The Awakening of Russell Henderson

Every Sunday, I try to post an excerpt from my novel, The Awakening of Russell Henderson. Here’s another. The book is available at

I declined and went over to look at the library. It was mainly books on Buddhism, but carried a large number of books on other religious belief systems. I was looking over the titles whenI felt her presence. I turned and she was about five feet away, her eyes wet with tears and her mouth quivering into a weak smile. Neither of us spoke. We just looked at each other for a long time. A lump came into my throat snd my eyes welled with tears. God, she looks so good.

She was dressed in the nondescript plain dress from the sweat back in Mission. I chocked out, “Hi, you look great.”

“So do you,” and she took a step and literally jumped into my arms. I lost my balance and we fortunately ended up in one of the soft chairs. She had both arms around my neck and started to giggle and kiss me. I couldn’t help it and just started laughing. We hung on to each other, laughing, kissing and crying all at the same time.

“God, Hanna, I missed you so much. I was so worried.”

“I’m so sorry. It was stupid of me to do what I did.”

“I’m so happy you’re okay. I was so worried and — ”

She let go and slid into the chair beside me, looked up, pulled me down to kiss her, a long, slow, sweet kiss. Her lips were cool and she tasted like incense. 

The Awakening of Russell Henderson

Every Sunday, I try to post an excerpt from my novel, The Awakening of Russell Henerson. Here’s another. The book is available at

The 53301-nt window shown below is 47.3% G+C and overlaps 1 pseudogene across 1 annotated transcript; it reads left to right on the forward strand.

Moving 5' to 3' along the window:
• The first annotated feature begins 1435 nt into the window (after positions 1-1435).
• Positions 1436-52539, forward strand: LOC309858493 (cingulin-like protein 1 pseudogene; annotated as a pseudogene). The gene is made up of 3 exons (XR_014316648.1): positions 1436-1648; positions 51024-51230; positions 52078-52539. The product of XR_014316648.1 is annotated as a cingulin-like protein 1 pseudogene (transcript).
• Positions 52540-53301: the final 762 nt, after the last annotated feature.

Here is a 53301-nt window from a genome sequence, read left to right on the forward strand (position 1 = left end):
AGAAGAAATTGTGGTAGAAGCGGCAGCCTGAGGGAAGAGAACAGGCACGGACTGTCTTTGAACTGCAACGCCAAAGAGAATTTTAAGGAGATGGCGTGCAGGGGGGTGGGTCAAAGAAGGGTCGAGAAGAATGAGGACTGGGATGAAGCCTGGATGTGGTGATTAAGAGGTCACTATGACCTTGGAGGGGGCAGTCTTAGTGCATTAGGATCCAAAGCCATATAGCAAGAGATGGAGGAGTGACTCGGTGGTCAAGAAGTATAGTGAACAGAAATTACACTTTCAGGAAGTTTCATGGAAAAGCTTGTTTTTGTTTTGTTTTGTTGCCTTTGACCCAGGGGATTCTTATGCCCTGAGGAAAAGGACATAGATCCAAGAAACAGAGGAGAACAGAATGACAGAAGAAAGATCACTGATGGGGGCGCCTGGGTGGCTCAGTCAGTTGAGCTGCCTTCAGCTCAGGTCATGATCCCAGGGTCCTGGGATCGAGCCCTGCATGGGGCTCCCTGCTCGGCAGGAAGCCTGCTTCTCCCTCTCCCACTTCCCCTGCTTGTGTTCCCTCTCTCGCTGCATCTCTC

A few minutes later I got another text. At a retreat center outside Ashland, Oregon. Would Ashland be on your way to warmer climes?

Knowing she was at her phone, I called her. I wanted to talk, not text. She answered.

“Russell, Hi —”

“Hanna, what’s going on — ?”

“I’m sorry, really sorry for . . . sorry for just taking off like I did. That was wrong. You deserved better. I couldn’t . . . just had to — ”

I heard her voice start to crack. Neither of us talked. I sat there, not knowing what I wanted to say. I desperately wanted to go to her, to see her. Yet, I was angry and wanted to scream at her for running away like she did.

“Hanna, why couldn’t you trust me enough to tell me whatever you don’t think you can talk about?’

“How do you — ?”

“John had mentioned something to me. Then I talked with your mother about a month ago. They both told me you had a hard time a while back. I knew something was wrong. Nobody would tell me. What could be so bad? Why couldn’t you just tell me whatever it is?”

I heard her voice now begin quiver, “Because, you’d hate me. You’d leave and I couldn’t, I —  ”